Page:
Bonding can be used to assemble individually micromachined components. This offers the possibility of 3D structures which are even thicker than one wafer. Anodic Bonding: Anodic bonding is also called field-assisted thermal bonding, electrostatic bonding, etc. This technique is typically done between a sodium glass and silicon for MEMS. For the anodic bonding, a cathode and an anode are attached to the glass (or silicon with glass thin coating) and silicon wafer, respectively, voltages applied ranged from 200 to 1000 V. At the same time, the anode is put on a heater providing the bonding temperature around 180-500°C. During the bonding, oxygen ions from the glass migrate into the silicon resulting in the formation of silicon dioxide layer between silicon wafer and glass wafer and form the strong a strong and hermetic chemical bond. The advantage of anodic bonding for MEMS is that the low temperature used can ensure the metallization layer (Aluminum) could withstand this temperature without degradation. Anodic bonding is also used to seal two silicon wafers together by using a thin sputter-deposited glass layer.The two wafers are usually sealed together by anodic bonding at temperatures less than 400°C with an electrostatic DC voltage of 50 to 200 V. The negative electrode is connected to the top sputter-coated wafer. The voltage should be applied over sufficiently long time (10 to 20 minutes) to allow the current to reach a minimum steady state level. This bond process usually takes place in air at atmospheric pressure.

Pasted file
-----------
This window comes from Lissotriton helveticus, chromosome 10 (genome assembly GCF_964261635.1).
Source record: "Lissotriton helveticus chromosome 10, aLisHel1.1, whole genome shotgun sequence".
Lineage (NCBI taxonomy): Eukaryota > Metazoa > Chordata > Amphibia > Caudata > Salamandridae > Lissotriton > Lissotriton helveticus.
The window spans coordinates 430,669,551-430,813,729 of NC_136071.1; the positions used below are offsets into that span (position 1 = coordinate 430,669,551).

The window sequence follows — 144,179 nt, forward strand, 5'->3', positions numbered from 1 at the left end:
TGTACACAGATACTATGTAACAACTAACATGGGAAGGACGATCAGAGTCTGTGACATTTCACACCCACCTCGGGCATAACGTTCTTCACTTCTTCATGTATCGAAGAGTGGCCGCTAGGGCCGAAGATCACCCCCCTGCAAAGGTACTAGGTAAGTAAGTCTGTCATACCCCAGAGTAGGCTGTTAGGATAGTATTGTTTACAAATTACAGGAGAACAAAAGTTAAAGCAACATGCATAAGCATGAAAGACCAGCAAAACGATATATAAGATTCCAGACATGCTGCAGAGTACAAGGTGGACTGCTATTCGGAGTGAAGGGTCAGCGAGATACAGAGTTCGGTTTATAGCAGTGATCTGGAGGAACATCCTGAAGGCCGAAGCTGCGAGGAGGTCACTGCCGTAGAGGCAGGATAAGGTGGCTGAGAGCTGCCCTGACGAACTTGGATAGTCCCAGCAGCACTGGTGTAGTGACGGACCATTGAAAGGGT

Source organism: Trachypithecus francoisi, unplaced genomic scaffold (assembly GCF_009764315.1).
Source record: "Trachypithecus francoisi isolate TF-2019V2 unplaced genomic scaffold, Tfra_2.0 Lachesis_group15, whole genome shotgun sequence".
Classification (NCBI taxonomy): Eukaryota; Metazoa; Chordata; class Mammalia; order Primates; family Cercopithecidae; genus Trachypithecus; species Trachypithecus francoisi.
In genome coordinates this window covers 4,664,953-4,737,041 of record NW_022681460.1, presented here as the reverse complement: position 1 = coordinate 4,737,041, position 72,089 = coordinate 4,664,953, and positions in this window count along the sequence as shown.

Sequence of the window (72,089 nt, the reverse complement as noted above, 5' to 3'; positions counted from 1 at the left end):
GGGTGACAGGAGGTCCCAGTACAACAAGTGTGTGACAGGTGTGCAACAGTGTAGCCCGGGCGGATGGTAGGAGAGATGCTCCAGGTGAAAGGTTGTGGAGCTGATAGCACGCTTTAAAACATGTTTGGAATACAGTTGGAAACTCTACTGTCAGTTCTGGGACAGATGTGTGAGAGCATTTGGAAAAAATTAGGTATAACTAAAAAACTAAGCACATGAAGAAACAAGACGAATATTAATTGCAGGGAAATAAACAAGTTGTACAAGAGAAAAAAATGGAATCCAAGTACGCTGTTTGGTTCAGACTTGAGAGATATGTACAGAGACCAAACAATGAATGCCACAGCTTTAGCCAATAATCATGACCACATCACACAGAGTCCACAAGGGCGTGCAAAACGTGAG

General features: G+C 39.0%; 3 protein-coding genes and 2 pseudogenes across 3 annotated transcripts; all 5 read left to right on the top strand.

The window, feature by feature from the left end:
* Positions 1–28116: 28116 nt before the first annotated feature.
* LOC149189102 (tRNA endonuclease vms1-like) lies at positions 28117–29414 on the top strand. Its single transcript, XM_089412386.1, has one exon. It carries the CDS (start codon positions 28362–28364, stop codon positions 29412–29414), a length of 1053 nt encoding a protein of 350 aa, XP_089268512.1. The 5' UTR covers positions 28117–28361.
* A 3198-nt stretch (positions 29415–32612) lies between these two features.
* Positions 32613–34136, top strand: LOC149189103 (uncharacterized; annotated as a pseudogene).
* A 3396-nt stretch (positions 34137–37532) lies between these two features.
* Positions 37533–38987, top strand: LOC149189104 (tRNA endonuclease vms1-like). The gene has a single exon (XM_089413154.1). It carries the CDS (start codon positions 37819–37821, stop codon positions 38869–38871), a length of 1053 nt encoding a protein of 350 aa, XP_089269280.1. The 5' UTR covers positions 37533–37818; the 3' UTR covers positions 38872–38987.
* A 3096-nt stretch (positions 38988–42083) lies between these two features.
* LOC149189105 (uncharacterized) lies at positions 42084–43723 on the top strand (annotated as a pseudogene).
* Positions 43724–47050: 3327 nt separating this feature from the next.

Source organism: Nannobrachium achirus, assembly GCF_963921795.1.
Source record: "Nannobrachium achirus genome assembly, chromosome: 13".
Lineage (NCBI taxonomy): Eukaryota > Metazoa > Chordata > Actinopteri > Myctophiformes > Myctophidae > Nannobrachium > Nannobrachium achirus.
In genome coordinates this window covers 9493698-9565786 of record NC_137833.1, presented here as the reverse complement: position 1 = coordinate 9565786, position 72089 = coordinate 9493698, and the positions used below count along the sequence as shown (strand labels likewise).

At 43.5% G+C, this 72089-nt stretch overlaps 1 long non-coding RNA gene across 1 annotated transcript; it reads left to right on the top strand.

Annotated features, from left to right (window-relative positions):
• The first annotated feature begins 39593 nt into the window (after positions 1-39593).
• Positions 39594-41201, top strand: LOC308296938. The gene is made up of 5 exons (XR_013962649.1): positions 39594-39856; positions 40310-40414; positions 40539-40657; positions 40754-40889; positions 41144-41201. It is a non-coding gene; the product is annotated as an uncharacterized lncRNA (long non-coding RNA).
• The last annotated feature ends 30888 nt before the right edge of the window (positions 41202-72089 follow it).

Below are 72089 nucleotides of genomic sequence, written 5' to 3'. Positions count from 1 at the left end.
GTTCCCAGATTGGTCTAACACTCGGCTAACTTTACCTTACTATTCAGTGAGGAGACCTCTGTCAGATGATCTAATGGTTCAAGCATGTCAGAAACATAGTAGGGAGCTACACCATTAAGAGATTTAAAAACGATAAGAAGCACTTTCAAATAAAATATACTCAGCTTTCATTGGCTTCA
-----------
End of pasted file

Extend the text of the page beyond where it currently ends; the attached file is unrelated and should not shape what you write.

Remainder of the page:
Direct Bonding : Direct bonding is also called silicon fusion bonding, which is used for silicon-silicon fusion bonding. Direct bonding is based on a chemical reaction between OH-groups present at the surface of native silicon or grown oxides covering the wafers. The direct bonding usually follows three steps: surface preparation, contacting and thermal annealing. The surface preparation step involves cleaning the surfaces of the two wafers to form a hydrate surface. The wafer surface should be mirror smooth, the roughness should be no greater than 10 A, and the bow of a 4″ wafer should be less than 5 micron to achieve the necessary flatness. Following this preparation, the wafers are aligned and contacted in a clean room environment by gently pressing the two wafers at the surface central point.At room temperature, these wafers adhere via hydrogen bridge bonds of chemisorbed water molecules that subsequently react during the annealing process to form Si-O-Si bonds. The final step in direct bonding is to anneal the bonding from the room temperature to 1200°C. This anneal process increases the bond strength by more than one order of magnitude at the temperature as high as 800-1200°C.
Intermediate layer assisted bonding : This type of bonding for MEMS requires an intermediate layer, which can be metal, polymer, solders, glasses, etc., to fulfill the bonding between wafers. One of the earliest wafer bonding – eutectic bonding utilized Au as the intermediate layer for Si-Si bonding for pressure senso. The Au-Si eutectic bonding takes place at 363°C, well below the critical temperature of metallized Al layer. But the stress generated during bonding was found significant and introduce the sensor drift. Polymers as intermediate layer for bonding prevails in very low temperature, reasonable high strength, no metal ions present, low stress due to the elastic property of polymers, etc. Usually, UV photoresists such as polyimide, AZ-4000, SU-8, PMMA, and other UV curable cross linked polymer. The disadvantage is that the bonded device with polymer may not hold the hermetic sealing performance due to the relatively high permittivity of polymers.